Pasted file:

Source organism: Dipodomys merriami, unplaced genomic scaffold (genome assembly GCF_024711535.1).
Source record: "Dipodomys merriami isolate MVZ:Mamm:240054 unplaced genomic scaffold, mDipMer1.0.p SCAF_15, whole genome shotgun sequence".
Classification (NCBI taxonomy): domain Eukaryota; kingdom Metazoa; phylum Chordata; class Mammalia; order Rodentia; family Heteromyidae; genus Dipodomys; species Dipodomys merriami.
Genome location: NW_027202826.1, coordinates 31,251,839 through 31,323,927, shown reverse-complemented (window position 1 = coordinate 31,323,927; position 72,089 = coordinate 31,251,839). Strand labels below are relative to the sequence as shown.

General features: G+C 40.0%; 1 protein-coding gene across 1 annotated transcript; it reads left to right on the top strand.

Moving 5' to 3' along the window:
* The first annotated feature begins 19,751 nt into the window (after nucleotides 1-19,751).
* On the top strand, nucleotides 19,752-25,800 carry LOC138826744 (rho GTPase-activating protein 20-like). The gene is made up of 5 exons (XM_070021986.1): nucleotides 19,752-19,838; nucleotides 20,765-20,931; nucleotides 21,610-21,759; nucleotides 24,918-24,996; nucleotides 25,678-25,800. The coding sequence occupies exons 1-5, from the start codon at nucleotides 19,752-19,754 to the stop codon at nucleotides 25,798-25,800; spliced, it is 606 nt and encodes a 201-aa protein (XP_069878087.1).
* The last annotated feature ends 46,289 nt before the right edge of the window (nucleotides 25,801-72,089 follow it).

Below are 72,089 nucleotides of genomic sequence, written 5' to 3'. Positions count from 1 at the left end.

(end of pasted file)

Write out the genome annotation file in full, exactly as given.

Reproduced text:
Source organism: Dipodomys merriami, unplaced genomic scaffold (genome assembly GCF_024711535.1).
Source record: "Dipodomys merriami isolate MVZ:Mamm:240054 unplaced genomic scaffold, mDipMer1.0.p SCAF_15, whole genome shotgun sequence".
Classification (NCBI taxonomy): domain Eukaryota; kingdom Metazoa; phylum Chordata; class Mammalia; order Rodentia; family Heteromyidae; genus Dipodomys; species Dipodomys merriami.
Genome location: NW_027202826.1, coordinates 31,251,839 through 31,323,927, shown reverse-complemented (window position 1 = coordinate 31,323,927; position 72,089 = coordinate 31,251,839). Strand labels below are relative to the sequence as shown.

General features: G+C 40.0%; 1 protein-coding gene across 1 annotated transcript; it reads left to right on the top strand.

Moving 5' to 3' along the window:
* The first annotated feature begins 19,751 nt into the window (after nucleotides 1-19,751).
* On the top strand, nucleotides 19,752-25,800 carry LOC138826744 (rho GTPase-activating protein 20-like). The gene is made up of 5 exons (XM_070021986.1): nucleotides 19,752-19,838; nucleotides 20,765-20,931; nucleotides 21,610-21,759; nucleotides 24,918-24,996; nucleotides 25,678-25,800. The coding sequence occupies exons 1-5, from the start codon at nucleotides 19,752-19,754 to the stop codon at nucleotides 25,798-25,800; spliced, it is 606 nt and encodes a 201-aa protein (XP_069878087.1).
* The last annotated feature ends 46,289 nt before the right edge of the window (nucleotides 25,801-72,089 follow it).

Below are 72,089 nucleotides of genomic sequence, written 5' to 3'. Positions count from 1 at the left end.